Guidelines to address sex taboo in schools launched

Increased exposure to sex and pornography is a reality which needs addressing, says Education Minister.

James J. Piscopo
4 February 2014, 12:00am
Bartolo (second from left) explained that the guidelines will serve as a framework for an effective and comprehensive sexuality education.
Bartolo (second from left) explained that the guidelines will serve as a framework for an effective and comprehensive sexuality education.

The minister for education, Evarist Bartolo, this morning launched guidelines on sexuality education, saying that it was "unacceptable" that this subject was a taboo in certain schools.

A study carried out in 2010 by Sexual Health expert Dr Roderick Bugeja estimated that 12% of Form 3 and Form 4 students were sexually active, with a third of these students being under the influence of alcohol and other substances. Experts believe the percentage is much higher nowadays.

"Status quo was not an alternative. We cannot say that this problem does not exist," Bartolo said, adding "the 500 single parents between the age of 16 and 24 show otherwise".

"Nowadays students are easily exposed to sex and pornography. Schools need to note this reality and address it," the minister said.

The guidelines aim to help teachers to gain a clearer direction when interpreting the curriculum and it offers a framework for an effective and comprehensive sexuality education within different schools and colleges.

The guidelines should also help teachers to use sound judgment on when and how to use different materials in class.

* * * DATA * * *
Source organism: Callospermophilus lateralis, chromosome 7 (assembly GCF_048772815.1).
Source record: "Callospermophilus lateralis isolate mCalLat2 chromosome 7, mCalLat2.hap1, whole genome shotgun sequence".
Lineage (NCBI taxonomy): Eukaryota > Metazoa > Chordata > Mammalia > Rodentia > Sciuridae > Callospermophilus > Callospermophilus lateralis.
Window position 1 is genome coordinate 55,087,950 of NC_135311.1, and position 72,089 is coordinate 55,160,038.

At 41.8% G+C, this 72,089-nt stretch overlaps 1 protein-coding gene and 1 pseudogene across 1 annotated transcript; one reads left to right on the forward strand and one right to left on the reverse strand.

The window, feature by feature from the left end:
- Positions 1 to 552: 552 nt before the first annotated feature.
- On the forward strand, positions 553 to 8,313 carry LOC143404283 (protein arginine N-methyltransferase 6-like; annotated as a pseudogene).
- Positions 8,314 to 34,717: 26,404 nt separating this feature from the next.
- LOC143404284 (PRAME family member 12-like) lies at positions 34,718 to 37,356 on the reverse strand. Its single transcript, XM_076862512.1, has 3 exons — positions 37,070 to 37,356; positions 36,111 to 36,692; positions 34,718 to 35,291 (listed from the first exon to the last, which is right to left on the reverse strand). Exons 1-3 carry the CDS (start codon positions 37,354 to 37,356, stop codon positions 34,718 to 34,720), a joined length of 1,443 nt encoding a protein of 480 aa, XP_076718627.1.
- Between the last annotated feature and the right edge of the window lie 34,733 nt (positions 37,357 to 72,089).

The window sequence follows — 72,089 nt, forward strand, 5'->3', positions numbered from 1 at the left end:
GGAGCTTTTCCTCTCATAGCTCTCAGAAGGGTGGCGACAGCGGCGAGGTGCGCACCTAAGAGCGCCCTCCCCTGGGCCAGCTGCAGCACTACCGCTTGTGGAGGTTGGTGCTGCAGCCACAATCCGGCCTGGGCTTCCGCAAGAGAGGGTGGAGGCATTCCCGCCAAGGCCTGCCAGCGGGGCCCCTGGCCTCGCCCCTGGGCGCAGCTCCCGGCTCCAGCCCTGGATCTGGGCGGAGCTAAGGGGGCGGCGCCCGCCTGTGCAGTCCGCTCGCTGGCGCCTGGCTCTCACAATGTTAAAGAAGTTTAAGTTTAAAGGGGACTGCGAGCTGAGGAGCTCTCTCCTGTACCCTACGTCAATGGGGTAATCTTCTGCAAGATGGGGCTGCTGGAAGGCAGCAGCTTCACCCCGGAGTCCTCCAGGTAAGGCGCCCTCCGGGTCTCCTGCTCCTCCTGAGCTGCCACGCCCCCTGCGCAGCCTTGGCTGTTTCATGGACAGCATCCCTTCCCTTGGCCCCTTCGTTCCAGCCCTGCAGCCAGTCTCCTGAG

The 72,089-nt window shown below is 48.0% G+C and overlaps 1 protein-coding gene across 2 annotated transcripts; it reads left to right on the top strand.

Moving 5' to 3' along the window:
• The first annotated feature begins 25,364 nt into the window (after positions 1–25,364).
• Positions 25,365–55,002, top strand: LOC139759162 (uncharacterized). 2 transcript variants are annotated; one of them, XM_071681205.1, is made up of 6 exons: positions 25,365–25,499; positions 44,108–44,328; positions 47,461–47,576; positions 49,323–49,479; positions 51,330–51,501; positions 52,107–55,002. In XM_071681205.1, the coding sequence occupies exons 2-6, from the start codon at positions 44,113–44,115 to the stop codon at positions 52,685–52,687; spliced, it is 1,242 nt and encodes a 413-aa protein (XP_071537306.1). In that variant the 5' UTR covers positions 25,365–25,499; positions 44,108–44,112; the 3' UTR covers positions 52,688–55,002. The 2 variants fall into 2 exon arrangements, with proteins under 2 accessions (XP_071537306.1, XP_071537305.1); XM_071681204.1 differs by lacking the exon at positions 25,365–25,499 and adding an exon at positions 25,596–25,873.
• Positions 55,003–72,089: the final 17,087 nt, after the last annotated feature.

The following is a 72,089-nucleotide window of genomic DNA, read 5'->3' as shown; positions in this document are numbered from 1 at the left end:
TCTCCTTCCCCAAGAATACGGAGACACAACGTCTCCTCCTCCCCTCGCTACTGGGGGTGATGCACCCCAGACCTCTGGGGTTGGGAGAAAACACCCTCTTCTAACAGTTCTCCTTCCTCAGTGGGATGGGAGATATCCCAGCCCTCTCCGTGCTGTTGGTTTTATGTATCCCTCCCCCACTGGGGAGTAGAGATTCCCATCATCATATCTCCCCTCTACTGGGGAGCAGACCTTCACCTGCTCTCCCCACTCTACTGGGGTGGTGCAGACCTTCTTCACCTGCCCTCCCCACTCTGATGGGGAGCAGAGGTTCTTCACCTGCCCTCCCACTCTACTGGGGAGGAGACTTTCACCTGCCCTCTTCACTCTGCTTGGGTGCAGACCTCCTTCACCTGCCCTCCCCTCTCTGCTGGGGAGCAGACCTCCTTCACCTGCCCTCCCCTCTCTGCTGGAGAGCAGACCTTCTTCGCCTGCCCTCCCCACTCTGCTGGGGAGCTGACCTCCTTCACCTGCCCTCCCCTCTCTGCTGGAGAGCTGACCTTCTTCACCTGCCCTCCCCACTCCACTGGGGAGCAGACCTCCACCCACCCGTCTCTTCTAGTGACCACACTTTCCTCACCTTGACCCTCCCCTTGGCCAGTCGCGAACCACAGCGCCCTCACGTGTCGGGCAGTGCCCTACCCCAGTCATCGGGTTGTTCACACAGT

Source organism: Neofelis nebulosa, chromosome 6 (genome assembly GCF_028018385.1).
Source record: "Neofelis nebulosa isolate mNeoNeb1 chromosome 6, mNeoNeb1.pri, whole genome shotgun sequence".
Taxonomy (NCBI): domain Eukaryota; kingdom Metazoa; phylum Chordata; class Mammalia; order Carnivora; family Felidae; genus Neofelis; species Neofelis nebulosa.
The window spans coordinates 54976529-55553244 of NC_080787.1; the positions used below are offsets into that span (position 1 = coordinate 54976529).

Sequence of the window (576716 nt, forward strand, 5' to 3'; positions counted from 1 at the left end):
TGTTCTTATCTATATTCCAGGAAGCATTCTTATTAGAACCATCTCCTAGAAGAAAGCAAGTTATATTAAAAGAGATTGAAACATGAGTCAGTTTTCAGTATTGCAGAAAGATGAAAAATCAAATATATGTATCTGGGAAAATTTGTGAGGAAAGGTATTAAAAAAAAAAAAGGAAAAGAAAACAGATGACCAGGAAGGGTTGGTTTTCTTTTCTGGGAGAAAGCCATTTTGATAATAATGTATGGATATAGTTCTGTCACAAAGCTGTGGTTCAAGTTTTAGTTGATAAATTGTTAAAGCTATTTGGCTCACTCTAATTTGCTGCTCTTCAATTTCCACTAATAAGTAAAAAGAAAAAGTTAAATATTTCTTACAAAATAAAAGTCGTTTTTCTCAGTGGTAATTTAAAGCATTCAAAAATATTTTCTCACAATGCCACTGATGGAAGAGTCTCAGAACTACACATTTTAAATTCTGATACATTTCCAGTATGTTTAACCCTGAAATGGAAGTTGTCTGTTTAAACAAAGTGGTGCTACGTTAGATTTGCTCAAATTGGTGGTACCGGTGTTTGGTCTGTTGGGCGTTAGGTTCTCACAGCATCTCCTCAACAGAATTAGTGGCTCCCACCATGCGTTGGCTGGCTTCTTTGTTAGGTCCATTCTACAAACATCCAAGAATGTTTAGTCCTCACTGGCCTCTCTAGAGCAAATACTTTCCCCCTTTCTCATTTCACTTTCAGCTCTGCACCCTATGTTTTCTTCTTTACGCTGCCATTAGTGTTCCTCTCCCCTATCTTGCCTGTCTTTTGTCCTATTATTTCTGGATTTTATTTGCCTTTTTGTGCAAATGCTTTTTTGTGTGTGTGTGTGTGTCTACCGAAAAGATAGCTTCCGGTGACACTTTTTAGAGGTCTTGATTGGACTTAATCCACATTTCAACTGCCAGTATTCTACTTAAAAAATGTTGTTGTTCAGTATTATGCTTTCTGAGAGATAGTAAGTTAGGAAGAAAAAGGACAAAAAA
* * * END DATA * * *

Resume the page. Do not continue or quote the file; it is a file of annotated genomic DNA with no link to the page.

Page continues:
"This means that a teacher that brings a condom to school for a lesson would not find himself in trouble with the school administration," the minister remarked.

The guidelines read that the displaying of different contraceptives used will give the students a better idea of what they look like, their appropriate use and their effectiveness.

Bartolo said this sexual education will be given in the context of solid relationships. Abstinence and postponement will be promoted, as well as the importance of healthy relationships.

Asked whether the challenge to address sexuality education will now be more problematic with the introduction of co-ed schools, the Minister said that in certain topics such as those covering physical development, boys and girls will be separated in order to create a more private environment.

"One may not feel comfortable to ask certain questions in the presence of the other sex," he said.

However, the Education Minister insisted that co-education is nothing extraordinary or controversial.

"We are just bringing our education structure back to normal. It is a system that encourages mutual respect to the other sex. In Canada, the church just decided to adopt the co-ed structure in church schools as well," he said.

The guidelines demand teachers to answer all questions in an honest and non-judgmental way, and refrain from making up answers to questions they are not sure of. They are also told to protect students who disclose personal information by stopping further disclosure and follow up the case after the lesson. Similarly, teachers are prohibited from giving personal details or experiences. 
James J. Piscopo joined MaltaToday in 2013 after starting his career as a...